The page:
Foliar Disease Control Programs

— Written By

Time for peanut disease control

Barbara Shew

Now is the time for peanut growers to begin foliar disease control programs. The first fungicide spray should go on when peanuts reach R3, or when about half the plants in a particular planting have at least one pod starting to develop, as illustrated below. Most fields in North Carolina will have reached this stage by now. In most cases, a group M (multisite) fungicide such as Bravo (chlorothalonil) or Tilt Bravo (groups 3 and M) should be used for the first spray.


Our weather has been highly favorable for Sclerotinia blight in locations that have received rain recently. Sclerotinia outbreaks can develop in early July under these conditions, especially as canopies begin to close. We have seen that fungicide applications made at the first outbreak of Sclerotinia blight are the most effective in controlling disease.� Careful scouting of fields with a history of Sclerotinia blight should begin now! Continue to scout and monitor Sclerotinia advisories as the season continues.

Early Sclerotinia infections are often found away from the crown. The fluffy white fungus is easiest to see early in the morning or after a rain. You must look inside the canopy to spot these infections. Infected stems develop a bleached appearance as the disease progresses.

Sclerotinia blight. Note fluffy fungus and bleached stems.

Sclerotinia blight. Note fluffy fungus and bleached stems.

Southern stem rot can sometimes be confused with Sclerotinia blight. Southern stem rot usually starts at the crown of the plant or on stems touching the ground near the crown. Infected stems are the color of a brown paper bag. The white fungus growth is thick, stringy, or fan-shaped. Later, fungus structures about the size and color of mustard seed will develop.


Signs and symptoms of southern stem rot.

High temperatures and the recent rains could make this an active year for southern stem rot. Most fields should receive a fungicide for stem rot control at the second spray, or approximately two weeks from now. Fields at high risk for stem rot problems those planted to a highly susceptible cultivar like Gregory, irrigated fields, fields or cultivars where heavy vine growth can be expected, and fields that have a history of stem rot and/or vegetable production may benefit from an earlier soil fungicide application. Foliar fungicides effective against stem rot include Abound (group 11) and Provost (group 3). Artisan (groups 3 and 7), Convoy (group 7) and tebuconazole (group 3) are also effective but must be mixed with a foliar fungicide such as chlorothalonil or Headline (group 11). Growers who chose to start the season with a soil fungicide will need to adjust spray schedules or mix with a group M fungicide to avoid potential resistance problems. Remember that group 11 fungicides can only be applied twice in a 5-spray program. See the Agricultural Chemicals Manual for rates and other details.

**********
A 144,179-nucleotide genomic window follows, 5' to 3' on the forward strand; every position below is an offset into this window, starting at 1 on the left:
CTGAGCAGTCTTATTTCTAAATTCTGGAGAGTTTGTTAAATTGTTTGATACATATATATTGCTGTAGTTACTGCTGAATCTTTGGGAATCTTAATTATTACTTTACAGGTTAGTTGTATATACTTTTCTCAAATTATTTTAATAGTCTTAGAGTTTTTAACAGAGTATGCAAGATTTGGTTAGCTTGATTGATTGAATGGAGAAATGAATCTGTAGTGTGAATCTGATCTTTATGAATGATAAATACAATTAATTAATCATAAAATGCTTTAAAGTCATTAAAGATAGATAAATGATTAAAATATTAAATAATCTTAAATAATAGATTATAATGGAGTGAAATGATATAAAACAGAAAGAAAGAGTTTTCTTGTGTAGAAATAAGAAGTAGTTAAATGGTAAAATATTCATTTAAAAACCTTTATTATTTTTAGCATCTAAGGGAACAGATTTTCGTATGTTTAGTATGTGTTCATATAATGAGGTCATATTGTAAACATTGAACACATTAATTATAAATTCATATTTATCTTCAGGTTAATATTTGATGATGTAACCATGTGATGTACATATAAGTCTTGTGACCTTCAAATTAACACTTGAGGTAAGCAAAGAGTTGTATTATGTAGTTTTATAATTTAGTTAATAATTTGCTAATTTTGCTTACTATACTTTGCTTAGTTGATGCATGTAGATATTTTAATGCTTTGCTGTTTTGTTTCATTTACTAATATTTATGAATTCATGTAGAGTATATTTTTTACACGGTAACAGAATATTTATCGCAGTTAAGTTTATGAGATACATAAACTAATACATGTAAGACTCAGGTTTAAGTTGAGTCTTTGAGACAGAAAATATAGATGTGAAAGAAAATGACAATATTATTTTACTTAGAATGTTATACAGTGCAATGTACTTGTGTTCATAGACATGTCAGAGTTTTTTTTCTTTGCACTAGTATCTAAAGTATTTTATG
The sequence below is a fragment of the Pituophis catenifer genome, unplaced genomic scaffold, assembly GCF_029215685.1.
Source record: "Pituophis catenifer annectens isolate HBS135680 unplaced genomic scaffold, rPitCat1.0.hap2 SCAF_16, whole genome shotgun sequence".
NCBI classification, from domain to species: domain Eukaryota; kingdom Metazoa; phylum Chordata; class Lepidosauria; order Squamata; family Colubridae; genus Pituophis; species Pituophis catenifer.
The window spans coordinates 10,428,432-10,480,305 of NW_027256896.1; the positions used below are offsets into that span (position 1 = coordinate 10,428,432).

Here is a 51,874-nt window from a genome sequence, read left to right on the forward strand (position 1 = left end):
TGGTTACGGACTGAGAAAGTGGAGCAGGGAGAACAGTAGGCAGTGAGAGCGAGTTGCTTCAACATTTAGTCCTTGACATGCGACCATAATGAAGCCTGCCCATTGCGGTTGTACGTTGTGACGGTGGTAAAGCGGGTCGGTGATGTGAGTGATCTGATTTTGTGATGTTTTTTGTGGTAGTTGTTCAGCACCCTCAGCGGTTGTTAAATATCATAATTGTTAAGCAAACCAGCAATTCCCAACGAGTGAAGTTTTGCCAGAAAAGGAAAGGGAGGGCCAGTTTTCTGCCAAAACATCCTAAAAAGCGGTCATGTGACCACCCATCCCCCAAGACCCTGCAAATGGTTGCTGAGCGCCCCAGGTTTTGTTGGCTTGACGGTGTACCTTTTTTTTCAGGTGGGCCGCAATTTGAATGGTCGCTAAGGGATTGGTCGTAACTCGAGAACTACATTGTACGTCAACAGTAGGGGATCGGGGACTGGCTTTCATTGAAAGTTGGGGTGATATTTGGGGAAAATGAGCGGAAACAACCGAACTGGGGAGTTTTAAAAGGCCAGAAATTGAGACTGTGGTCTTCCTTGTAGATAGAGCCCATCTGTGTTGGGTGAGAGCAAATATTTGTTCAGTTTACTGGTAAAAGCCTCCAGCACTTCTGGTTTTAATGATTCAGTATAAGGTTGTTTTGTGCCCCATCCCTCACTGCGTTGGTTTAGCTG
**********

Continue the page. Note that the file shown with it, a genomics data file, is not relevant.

The new cultivar Bailey has moderate leaf spot resistance and good resistance to southern stem rot. The first spray can be delayed two weeks (R3+2 ) on Bailey. The new cultivar Sugg also has resistance to these diseases. Fungicide programs have not been tested as extensively as on Bailey, but I believe that sprays can also be delayed on Sugg. Growers who chose to delay sprays on Sugg should be sure to scout carefully until we have more experience with this cultivar.

Leaf spot and Sclerotinia advisories are available daily during the summer. Email Barbara Shew or your county agent if you would like to receive advisory emails. Advisories are also available on-line at

Article first appeared as North Carolina Peanut Note (PNNC-2011-019)